Before the rainy season, UNSOS used aerial reforestation, to drop 60,000 tree seedballs over 14 square kilometres in Somalia’s South West State. Thought to be the first operation of its kind in peacekeeping, the greening mission started in February, 2021.
A seedball is charcoal mixed with a nutritious binder and once dropped can stay dormant for up to 20 years until rains start the germination process. Approximately 12 per cent of these seedballs will make it to maturity. In as little as two years, a forest of 6,000 Acacia trees could emerge, capturing 237,600 kilograms of carbon dioxide per year. It also promotes secondary growth.
The success of this project represents the teamwork of many and was done in close coordination with the Government of Somalia and communities.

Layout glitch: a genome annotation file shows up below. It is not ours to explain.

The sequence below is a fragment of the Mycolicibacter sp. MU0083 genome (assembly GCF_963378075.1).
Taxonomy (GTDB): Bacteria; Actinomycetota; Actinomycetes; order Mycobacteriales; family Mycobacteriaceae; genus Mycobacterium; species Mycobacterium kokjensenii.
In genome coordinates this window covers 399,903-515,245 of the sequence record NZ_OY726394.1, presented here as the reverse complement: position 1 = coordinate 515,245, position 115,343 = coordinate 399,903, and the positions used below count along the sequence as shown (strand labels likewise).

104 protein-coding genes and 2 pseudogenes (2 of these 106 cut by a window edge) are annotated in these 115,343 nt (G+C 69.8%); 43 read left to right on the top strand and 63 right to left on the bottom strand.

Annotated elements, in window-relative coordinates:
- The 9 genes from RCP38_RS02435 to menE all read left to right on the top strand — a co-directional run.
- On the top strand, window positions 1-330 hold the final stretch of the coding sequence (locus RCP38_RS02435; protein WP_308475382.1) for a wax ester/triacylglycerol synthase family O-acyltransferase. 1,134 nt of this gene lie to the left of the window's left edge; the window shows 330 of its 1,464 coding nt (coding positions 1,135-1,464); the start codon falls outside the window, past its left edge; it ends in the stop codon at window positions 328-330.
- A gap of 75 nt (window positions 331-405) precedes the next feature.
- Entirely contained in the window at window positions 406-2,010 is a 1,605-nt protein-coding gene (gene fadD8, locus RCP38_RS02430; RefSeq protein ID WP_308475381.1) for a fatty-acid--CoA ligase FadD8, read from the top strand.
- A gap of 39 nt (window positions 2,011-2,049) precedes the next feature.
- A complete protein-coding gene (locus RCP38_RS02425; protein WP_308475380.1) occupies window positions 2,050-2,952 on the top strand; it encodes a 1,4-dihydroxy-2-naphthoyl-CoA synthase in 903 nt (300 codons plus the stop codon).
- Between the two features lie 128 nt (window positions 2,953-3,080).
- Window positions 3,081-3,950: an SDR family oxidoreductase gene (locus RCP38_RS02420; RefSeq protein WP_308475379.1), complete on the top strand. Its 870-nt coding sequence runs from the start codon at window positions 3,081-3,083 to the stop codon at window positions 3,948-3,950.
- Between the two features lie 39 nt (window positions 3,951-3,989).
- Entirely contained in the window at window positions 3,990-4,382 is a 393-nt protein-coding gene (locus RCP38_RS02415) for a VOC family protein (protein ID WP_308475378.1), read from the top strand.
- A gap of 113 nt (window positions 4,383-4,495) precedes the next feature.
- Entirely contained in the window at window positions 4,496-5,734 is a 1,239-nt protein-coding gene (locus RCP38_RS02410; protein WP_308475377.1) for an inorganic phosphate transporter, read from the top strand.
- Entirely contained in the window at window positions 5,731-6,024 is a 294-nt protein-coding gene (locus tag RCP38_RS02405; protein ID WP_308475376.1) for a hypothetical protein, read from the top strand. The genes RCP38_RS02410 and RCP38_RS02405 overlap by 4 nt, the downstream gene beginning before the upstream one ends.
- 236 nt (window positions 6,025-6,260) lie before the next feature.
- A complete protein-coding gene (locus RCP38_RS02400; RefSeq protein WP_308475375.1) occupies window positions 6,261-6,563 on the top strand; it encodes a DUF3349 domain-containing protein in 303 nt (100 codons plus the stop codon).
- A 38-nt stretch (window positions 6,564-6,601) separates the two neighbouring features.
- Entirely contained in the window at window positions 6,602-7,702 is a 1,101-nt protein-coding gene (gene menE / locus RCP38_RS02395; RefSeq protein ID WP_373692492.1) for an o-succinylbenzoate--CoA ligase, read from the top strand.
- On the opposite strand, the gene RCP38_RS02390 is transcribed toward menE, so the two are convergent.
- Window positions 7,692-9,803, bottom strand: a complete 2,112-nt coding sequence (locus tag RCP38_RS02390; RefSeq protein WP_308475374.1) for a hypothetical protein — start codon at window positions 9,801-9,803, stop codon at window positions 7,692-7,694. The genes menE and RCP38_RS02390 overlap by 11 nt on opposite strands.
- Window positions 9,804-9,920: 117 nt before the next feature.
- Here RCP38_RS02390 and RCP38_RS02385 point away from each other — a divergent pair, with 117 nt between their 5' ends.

This effort also has a humanitarian impact as deforestation intensifies flooding and soil erosion, which, in turn, contributes to the accelerated degradation of land and loss of livelihoods for many Somalis. The UN is committed to reducing its carbon footprint by a 45 per cent by 2030.
The reforestation is as result of a meeting in 2019 between the Somali President and the Under-Secretary-General for Operational Support, where commitments were made on both sides to take on reforestation as Somalia’s forest coverage has dropped by 83 per cent since the 1980s.
Under the name Operation Green Field, this technology is supplementing efforts to start tree nurseries within UN compounds around the country. The next areas identified for reforestation will be agreed upon in consultation with the Somali government in the coming weeks.